AAC Statement on President Trump’s Executive Order for a Review of Existing National Monument Designations under the Antiquities Act
April 26, 2017: This morning President Trump signed an executive order instructing the Interior Department to review all national monuments designated under the Antiquities Act since 1996. An interim report will be concluded within 45 days and a final report within 120 days of the order.
The American Alpine Club is concerned by how this order will impact the future of critical climbing resources, our public lands and the Antiquities Act—the conservation tool used for more than 100 years to safeguard our country’s important archaeological, historic and scientific resources on public lands.
Under this review will be the newly designated Bears Ears National Monument—the first national monument to recognize rock climbing as a valued activity in its proclamation. In addition to its spectacular climbing areas, Bears Ears includes more than 100,000 Native American cultural sites. “The creation of Bear Ears National Monument—with its iconic desert climbing, wild canyons and Native American artifacts—represents the best, highest value, and most sustainable use possible of these iconic and spectacular landscapes which are on par with Canyonlands, Arches and Yellowstone,” says AAC board policy member Peter Metcalf. “We must be fearless in communicating unambiguously to the president about our absolute commitment to our country’s monuments, especially Bears Ears.”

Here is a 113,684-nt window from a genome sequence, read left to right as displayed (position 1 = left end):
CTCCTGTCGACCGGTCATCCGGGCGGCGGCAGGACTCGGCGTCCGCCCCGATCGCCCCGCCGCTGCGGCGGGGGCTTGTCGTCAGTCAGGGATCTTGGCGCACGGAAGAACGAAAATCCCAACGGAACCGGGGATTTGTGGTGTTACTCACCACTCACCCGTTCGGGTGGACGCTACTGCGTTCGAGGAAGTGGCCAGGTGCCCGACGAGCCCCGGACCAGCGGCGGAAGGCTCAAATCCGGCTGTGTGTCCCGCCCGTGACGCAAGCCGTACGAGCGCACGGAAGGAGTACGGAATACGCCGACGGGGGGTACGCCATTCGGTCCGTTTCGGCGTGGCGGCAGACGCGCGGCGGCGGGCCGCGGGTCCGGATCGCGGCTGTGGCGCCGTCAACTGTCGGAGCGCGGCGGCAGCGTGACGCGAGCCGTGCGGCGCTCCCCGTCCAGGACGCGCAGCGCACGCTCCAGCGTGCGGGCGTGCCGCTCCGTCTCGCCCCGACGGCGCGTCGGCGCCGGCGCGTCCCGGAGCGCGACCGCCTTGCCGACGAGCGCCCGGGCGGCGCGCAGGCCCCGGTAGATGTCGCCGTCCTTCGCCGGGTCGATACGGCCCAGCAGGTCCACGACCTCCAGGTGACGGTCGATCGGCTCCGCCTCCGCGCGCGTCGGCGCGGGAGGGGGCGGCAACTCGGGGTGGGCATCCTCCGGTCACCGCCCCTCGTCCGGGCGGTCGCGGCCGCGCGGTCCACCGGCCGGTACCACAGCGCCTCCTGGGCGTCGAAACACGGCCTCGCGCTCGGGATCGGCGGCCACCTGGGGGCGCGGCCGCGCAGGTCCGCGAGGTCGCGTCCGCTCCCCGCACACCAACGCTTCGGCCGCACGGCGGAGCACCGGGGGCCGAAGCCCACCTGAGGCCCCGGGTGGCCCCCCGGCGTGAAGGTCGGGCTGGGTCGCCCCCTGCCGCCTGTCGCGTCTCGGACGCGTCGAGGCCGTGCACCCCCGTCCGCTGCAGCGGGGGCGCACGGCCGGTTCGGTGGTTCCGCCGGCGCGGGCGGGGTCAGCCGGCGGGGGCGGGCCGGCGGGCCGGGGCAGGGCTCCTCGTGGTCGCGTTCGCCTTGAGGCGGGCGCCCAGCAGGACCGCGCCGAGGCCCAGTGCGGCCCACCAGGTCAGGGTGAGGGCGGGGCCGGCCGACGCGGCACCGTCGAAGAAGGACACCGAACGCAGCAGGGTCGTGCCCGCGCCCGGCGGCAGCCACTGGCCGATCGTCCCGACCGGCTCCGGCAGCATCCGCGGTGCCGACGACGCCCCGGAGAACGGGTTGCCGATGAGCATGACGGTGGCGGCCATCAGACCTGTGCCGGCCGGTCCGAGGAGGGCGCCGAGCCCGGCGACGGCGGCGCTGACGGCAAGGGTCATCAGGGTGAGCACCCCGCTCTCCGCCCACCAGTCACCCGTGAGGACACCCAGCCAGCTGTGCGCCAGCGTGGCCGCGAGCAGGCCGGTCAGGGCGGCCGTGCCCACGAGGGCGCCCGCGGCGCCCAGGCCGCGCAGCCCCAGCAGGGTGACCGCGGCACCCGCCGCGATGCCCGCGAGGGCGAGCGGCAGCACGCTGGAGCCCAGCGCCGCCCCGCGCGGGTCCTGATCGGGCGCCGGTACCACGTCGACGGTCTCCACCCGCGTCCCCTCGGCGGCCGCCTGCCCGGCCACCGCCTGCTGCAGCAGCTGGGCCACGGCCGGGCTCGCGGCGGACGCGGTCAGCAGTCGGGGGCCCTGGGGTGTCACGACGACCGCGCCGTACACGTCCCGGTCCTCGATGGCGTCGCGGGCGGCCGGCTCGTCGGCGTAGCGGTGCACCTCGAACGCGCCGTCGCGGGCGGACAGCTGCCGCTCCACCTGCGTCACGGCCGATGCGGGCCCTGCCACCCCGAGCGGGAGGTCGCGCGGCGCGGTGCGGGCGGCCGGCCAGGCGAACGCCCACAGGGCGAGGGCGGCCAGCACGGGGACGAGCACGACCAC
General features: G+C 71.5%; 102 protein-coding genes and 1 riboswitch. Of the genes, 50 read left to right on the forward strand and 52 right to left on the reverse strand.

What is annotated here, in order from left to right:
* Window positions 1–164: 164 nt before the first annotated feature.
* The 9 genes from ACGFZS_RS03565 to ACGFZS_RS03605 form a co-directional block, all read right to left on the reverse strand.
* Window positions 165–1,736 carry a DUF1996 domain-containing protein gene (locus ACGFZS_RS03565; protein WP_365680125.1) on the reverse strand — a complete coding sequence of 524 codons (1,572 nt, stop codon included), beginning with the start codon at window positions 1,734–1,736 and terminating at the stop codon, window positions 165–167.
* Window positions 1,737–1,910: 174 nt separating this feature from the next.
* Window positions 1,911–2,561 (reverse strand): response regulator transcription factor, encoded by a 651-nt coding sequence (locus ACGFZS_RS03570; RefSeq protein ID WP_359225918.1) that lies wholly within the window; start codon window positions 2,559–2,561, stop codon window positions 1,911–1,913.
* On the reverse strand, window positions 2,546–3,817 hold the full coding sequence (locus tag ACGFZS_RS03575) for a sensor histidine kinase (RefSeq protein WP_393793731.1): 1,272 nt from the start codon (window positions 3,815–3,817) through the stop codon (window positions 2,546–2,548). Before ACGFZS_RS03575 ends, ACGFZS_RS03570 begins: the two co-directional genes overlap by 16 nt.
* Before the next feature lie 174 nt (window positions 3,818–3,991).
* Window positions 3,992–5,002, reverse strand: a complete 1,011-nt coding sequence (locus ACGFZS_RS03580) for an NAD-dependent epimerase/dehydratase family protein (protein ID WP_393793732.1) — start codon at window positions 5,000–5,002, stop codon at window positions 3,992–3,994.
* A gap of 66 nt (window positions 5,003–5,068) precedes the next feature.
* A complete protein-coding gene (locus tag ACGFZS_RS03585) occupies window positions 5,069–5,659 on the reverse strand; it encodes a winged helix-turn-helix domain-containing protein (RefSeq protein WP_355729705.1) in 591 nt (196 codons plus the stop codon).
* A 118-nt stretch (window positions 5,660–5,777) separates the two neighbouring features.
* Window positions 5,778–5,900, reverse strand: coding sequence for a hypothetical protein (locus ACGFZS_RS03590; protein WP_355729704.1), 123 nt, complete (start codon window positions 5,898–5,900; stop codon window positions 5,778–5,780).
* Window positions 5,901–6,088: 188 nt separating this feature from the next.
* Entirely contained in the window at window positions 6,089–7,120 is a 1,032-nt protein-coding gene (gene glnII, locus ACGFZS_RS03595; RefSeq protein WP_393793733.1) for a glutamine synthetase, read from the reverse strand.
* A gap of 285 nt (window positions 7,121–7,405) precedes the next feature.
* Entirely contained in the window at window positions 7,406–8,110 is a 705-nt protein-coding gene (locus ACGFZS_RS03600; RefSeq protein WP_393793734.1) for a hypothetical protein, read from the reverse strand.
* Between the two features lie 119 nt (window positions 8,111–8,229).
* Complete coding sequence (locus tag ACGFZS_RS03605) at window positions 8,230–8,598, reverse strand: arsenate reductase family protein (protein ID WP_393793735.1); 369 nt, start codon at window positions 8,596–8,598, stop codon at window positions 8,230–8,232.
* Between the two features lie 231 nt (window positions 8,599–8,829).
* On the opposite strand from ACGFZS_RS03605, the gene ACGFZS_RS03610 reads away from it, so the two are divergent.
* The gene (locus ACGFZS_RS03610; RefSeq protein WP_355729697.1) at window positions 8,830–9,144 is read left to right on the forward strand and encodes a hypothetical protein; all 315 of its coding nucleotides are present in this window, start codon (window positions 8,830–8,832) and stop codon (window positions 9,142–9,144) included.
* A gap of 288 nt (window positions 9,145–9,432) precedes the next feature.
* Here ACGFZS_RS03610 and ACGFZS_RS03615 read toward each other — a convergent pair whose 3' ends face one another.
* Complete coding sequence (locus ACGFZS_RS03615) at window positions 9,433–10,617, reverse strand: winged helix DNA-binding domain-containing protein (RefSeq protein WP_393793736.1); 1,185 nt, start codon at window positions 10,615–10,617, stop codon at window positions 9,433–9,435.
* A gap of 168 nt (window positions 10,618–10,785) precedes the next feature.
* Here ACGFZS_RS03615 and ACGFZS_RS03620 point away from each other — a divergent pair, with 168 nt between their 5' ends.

Just this week, the Outdoor Industry Association (OIA) released its new data: The outdoor recreation economy generates over $887 billion in consumer spending and supports 7.6 million American jobs. The U.S. Department of the Interior reports that visits to our national parks added $35 billion to the U.S. economy in 2016 alone. As OIA’s Executive Director Amy Roberts says, “Monuments, many of which have become national parks, have created economic prosperity and jobs in local communities for decades. The vast majority of Americans value their national parks and monuments and want these lands protected.”
AAC Policy Director Maria Povec is currently in D.C. with the Outdoor Industry Association to educate elected leaders about the importance of public lands to the climbing community and the benefits of the outdoor recreation economy. In early May, the AAC will be back in D.C. with the Access Fund to “Climb the Hill” and advocate for places we climb, land management agencies and policies that support outdoor recreation. As Metcalf says, “We best ensure our continued privilege to climb, in part, by educating others about the integral role our public lands play in the vibrancy of our economy, our cultural history, bio-diversity, and the quality of our lives.”